We’ve sold some equipment to the Korean auto industry (not GM Korea). However, they are using the same processes as GM Mexico, at least for what we sold them. I didnt get to make the trip to Korea on the install, but I talked to some of the people who did. The plant was great (very clean), but outside the plant, lots of horror stories.


  42. 42
    Adrian

     

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    Jun 10th, 2009 (12:04 pm)

    #31 CS guy… the first statements made are incorrect. We are far from running out of fossil fuels. We could have 100 years of fuel from oil left at the current consumption rate. There is no man made global warming proven to exist. Most data actually shows global cooling and how little impact man has. Global warming is a power play by government to control your life. stop drinking the Kool aid long enough to review the facts and data yourself.

    http://www.rasmussenreports.com/public_content/business/auto_industry/just_42_of_gm_owners_likely_to_buy_gm_again

    If this holds, GM will go under sooner than later. Make mine the Ford Volt in 2018 with hydrogen power and at a price where I truly save money… :)

    Having seen many companies taken over by folks who know zero about the businesses they run, GM is in huge trouble. An example of a few companies in the same straight…
    Sears/Kmart
    Midway Games
    Turner Construction

    All 3 have seen great market share reductions and high employee dissatisfaction/turnover rates since the point of CEO change. Midway went ch11 in the midst of video game boom no less.


  43. 43
    Guido

     

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    Jun 10th, 2009 (12:05 pm)

    Tsunami Says:
    June 10th, 2009 at 11:02 am
    There will be a tidal wave of EV imports heading our way in 2011 (less than 2 years – woot!). The Volt will be a one trick pony. We need more options than a downsized GM can deliver. Success of the imports is very important because it will guarantee that the American companies cannot kill the EV again.

    - former proud EV1 owner (GM done me wrong)
    ——-
    Hmmm – GM only leased the EV1, so you never owned one. You can have the Korean cars, as well as all the $#@#$ Kim Chi you can stuff up your arse.


  44. 44
    CaptJackSparrow

     

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    Jun 10th, 2009 (12:06 pm)

    @CDAVIS

    “Does having a new GM Chariman that knows nothing about cars help or hurt the Voltec Program? I could argue it both ways.”

    Back when I worked in a mfgr facility, we got a new sup/manager. We were told that a sup/manager did not necessarilyneed to “know” anything about the products we mfgr’d, they just needed to know where to place the manpower to keep production up. I though to myself they’re friggin nuts. Turned out, although she knew jack sh|t about the products, she knew where we needed to put the resources to keep production up and lite fires under whoever is bottlenecking the flow, not only on the prod floor but in management too. So yeah, I can agree with detailed knowledge of a product not being a requirement to mange mfgring.
    It did help that she was a gorgeous MILF though.
    What? I’m just sayn…..


  45. 45
    Guido

     

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    Jun 10th, 2009 (12:08 pm)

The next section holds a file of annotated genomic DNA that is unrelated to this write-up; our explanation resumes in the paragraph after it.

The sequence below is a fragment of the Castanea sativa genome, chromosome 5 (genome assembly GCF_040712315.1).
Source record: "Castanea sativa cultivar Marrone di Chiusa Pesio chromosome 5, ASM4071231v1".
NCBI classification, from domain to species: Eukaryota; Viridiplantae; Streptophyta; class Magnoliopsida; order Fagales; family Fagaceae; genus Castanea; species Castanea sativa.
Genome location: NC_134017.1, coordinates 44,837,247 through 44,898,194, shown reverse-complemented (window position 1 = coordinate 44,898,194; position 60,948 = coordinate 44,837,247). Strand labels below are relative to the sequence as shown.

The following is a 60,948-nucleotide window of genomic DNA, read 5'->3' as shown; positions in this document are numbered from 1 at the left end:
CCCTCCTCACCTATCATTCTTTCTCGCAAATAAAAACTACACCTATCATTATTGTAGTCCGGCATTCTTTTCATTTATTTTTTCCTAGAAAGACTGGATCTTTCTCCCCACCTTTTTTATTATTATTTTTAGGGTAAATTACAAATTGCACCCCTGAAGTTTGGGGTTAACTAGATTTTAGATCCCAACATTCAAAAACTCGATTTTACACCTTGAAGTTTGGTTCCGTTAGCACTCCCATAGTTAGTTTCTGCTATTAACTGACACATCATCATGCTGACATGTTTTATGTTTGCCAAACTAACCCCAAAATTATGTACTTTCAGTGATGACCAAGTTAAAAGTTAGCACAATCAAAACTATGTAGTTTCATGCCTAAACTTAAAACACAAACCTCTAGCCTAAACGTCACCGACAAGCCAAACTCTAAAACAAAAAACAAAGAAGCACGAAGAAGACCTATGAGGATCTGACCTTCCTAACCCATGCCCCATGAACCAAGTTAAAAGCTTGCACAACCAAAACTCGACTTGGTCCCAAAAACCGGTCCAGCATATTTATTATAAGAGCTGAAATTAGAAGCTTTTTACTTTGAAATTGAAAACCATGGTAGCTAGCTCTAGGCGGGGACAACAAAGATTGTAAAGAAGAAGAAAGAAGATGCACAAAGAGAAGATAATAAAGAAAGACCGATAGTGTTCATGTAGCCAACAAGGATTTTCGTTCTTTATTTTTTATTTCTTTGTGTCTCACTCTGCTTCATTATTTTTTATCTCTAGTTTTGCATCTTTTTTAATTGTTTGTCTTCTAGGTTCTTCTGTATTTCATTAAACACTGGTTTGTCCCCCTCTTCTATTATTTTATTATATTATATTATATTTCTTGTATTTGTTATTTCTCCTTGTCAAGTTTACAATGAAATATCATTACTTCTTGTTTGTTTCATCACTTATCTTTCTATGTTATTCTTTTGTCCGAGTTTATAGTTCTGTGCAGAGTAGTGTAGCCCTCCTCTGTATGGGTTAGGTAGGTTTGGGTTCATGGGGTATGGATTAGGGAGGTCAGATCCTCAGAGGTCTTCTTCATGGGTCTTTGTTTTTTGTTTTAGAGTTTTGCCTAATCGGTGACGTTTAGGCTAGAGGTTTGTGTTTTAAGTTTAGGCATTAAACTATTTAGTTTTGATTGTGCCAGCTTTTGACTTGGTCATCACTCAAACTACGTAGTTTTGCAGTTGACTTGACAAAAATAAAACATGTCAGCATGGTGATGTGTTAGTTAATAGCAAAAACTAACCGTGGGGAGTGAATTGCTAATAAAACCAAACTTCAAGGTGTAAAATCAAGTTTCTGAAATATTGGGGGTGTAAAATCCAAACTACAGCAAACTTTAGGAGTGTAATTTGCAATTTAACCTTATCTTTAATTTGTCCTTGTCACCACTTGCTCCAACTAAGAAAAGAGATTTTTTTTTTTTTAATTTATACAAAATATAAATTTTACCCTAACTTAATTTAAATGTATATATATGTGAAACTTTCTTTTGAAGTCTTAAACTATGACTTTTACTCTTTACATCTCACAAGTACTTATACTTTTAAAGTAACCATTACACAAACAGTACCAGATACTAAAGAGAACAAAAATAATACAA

Adrian Says:
    June 10th, 2009 at 12:04 pm
    #31 CS guy… the first statements made are incorrect. We are far from running out of fossil fuels. We could have 100 years of fuel from oil left at the current consumption rate. There is no man made global warming proven to exist. Most data actually shows global cooling and how little impact man has. Global warming is a power play by government to control your life. stop drinking the Kool aid long enough to review the facts and data yourself.

    http://www.rasmussenreports.com/public_content/business/auto_industry/just_42_of_gm_owners_likely_to_buy_gm_again

    If this holds, GM will go under sooner than later. Make mine the Ford Volt in 2018 with hydrogen power and at a price where I truly save money…

    Having seen many companies taken over by folks who know zero about the businesses they run, GM is in huge trouble. An example of a few companies in the same straight…
    Sears/Kmart
    Midway Games
    Turner Construction

    All 3 have seen great market share reductions and high employee dissatisfaction/turnover rates since the point of CEO change. Midway went ch11 in the midst of video game boom no less.
    ——–
    I see you are a Ford fan ( as am I ) – their CEO, Alan Mulaly, came from Boeing – and freely admits he knew nothing about cars when he took the job.


  46. 46
    Mitch

     

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    Jun 10th, 2009 (12:25 pm)

    Wow…Trolls are in force today..watch out crossing bridges,…


  47. 47
    Vincent

     

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    Jun 10th, 2009 (12:33 pm)

    Quote>

    “LG is investing $794 million to build the plant and is very bullish on the future of electric cars. They expect to receive nearly $2 billion in car battery revenue by 2015, or 20% of the global market, projecting there will be an astounding 4.6 million electric cars on the road by then. They predict there will be 3.3 million cars by 2013.”

    Does anyone see the huge problem with this. Why doesn’t the US build this plant and profit the $2Billion. Keep the money here and export out US made batteries…WTF !

    Who is approving this crap and why is it that our tax money is not being invested in this ?

    Just unbelievable. Fritz you need to call Obama and be the company earning the $2 billion. Wake up you fools. You just lost 20% of the market.